Minardi's best season to date was 1991, when its effective, Ferrari-powered chassis helped the team to claim seventh place in the final standings of the World Constructors' Championship. In 1992, Minardi switched from Ferrari power to the Lamborghini V12. A sixth-place finish at the Japanese Grand Prix provided the team with a point for its efforts during the season. The 1993 car was designed under the supervision of experienced Austrian, Gustav Brunner, and the chassis proved to be highly effective, fourth place in South Africa, fifth in Monaco, and sixth at Donington and Imola propelling Minardi to eighth place in the Constructors' Championship. During 1994 and 1995, Minardi entered into a joint-venture with Scuderia Italia. Unfortunately, a series of commercial difficulties jeopardised the team's future and, by the end of 1996, an alliance formed by Gabriele Rumi and Flavio Briatore acquired a majority stake in the company.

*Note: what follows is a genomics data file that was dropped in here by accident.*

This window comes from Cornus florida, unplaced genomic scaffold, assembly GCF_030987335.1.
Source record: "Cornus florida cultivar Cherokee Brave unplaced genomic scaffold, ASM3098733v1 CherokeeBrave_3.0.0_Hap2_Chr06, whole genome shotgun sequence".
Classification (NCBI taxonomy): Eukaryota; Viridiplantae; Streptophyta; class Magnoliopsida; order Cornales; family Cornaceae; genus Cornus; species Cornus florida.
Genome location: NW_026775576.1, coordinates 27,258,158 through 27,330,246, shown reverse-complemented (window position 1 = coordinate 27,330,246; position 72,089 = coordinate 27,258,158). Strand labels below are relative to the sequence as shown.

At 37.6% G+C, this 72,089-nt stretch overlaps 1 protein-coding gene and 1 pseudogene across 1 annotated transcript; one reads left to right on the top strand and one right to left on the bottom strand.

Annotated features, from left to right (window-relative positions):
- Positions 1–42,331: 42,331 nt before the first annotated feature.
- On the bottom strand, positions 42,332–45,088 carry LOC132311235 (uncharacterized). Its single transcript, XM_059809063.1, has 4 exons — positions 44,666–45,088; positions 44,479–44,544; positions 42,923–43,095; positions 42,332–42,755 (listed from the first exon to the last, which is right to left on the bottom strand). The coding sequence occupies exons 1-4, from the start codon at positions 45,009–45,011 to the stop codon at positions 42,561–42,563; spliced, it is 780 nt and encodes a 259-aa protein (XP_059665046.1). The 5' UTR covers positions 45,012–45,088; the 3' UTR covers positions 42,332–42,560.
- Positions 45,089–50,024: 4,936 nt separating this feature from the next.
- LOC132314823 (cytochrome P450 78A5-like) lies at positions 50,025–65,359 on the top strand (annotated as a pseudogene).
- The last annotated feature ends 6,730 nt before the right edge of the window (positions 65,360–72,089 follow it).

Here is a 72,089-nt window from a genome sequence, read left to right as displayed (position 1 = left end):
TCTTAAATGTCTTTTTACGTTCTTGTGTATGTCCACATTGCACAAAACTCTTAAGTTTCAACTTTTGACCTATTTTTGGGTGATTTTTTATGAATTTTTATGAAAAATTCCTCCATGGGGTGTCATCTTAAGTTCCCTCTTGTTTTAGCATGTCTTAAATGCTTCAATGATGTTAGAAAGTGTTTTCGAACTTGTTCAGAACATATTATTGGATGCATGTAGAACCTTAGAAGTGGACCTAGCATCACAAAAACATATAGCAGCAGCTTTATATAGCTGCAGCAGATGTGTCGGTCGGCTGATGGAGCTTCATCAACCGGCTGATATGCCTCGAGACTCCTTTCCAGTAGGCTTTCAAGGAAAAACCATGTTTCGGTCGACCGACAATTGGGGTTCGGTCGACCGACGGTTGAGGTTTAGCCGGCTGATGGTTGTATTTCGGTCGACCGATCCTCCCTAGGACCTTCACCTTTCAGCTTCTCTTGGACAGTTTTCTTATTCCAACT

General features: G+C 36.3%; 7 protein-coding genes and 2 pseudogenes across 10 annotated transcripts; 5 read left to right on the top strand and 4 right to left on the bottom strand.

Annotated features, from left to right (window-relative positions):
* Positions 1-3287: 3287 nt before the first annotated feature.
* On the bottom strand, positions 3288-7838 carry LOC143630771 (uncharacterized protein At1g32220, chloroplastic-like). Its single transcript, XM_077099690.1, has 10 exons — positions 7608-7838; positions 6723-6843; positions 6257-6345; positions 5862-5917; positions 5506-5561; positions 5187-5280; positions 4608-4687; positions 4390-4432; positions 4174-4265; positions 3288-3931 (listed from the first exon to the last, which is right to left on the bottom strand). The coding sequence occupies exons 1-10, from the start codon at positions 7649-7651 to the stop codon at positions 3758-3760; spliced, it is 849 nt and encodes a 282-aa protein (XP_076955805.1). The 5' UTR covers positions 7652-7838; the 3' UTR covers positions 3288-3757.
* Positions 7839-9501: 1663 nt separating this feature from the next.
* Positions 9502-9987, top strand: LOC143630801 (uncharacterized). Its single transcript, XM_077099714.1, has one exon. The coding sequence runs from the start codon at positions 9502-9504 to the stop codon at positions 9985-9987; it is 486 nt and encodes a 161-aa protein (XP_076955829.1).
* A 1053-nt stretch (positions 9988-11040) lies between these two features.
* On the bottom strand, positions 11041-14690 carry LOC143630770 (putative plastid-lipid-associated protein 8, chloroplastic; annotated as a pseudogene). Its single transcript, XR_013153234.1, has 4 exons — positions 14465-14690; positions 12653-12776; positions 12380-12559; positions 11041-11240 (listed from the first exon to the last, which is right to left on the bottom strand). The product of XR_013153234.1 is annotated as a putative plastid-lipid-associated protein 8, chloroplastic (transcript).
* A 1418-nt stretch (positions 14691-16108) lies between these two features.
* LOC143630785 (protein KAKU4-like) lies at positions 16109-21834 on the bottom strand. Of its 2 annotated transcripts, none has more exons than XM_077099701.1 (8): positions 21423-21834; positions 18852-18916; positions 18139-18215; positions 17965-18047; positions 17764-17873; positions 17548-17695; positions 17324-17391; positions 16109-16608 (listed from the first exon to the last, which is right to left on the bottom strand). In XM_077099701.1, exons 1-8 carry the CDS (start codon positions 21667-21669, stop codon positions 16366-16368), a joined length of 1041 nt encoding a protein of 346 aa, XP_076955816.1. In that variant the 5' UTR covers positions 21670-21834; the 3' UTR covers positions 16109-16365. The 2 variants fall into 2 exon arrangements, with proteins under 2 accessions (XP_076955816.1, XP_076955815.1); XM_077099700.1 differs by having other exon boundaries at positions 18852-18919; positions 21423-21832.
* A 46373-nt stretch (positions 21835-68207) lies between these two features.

The 1998 season marked a turning point for Minardi. Briatore severing his ties with the company and his shareholding being acquired by Gabriele Rumi. The successful Italian businessman, who headed up the Fondmetal group of companies, thus became the majority shareholder in the team and embarked on an extensive restructuring and upgrading programme. As a result, Minardi was joined by new, highly skilled personnel on the technical side, with Gustav Brunner making a return to Faenza.

In 1999, the Minardi personnel line-up was further strengthened by the arrival of Cesare Fiorio as Team Manager and Sporting Director. As in 1998, the Faenza-based team was ranked 10th in the final World Championship standings, in this case, courtesy of a very valuable point scored at the European Grand Prix by F1 "rookie", Marc Gené.